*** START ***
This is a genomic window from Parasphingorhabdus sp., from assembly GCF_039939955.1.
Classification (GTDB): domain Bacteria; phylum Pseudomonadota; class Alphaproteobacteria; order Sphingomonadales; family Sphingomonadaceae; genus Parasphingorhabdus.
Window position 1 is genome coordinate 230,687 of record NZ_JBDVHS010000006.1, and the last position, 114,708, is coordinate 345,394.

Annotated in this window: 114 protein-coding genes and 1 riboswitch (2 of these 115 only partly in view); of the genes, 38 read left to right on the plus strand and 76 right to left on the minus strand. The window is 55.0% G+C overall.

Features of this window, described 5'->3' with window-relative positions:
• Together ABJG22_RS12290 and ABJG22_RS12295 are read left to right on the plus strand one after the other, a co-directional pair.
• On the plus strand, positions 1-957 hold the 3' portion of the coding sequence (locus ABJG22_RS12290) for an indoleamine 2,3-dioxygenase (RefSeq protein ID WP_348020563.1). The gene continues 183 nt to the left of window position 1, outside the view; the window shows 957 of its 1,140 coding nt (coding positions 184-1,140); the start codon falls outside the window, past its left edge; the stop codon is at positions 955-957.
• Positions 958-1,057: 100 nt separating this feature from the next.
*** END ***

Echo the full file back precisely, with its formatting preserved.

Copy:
This is a genomic window from Parasphingorhabdus sp., from assembly GCF_039939955.1.
Classification (GTDB): domain Bacteria; phylum Pseudomonadota; class Alphaproteobacteria; order Sphingomonadales; family Sphingomonadaceae; genus Parasphingorhabdus.
Window position 1 is genome coordinate 230,687 of record NZ_JBDVHS010000006.1, and the last position, 114,708, is coordinate 345,394.

Annotated in this window: 114 protein-coding genes and 1 riboswitch (2 of these 115 only partly in view); of the genes, 38 read left to right on the plus strand and 76 right to left on the minus strand. The window is 55.0% G+C overall.

Features of this window, described 5'->3' with window-relative positions:
• Together ABJG22_RS12290 and ABJG22_RS12295 are read left to right on the plus strand one after the other, a co-directional pair.
• On the plus strand, positions 1-957 hold the 3' portion of the coding sequence (locus ABJG22_RS12290) for an indoleamine 2,3-dioxygenase (RefSeq protein ID WP_348020563.1). The gene continues 183 nt to the left of window position 1, outside the view; the window shows 957 of its 1,140 coding nt (coding positions 184-1,140); the start codon falls outside the window, past its left edge; the stop codon is at positions 955-957.
• Positions 958-1,057: 100 nt separating this feature from the next.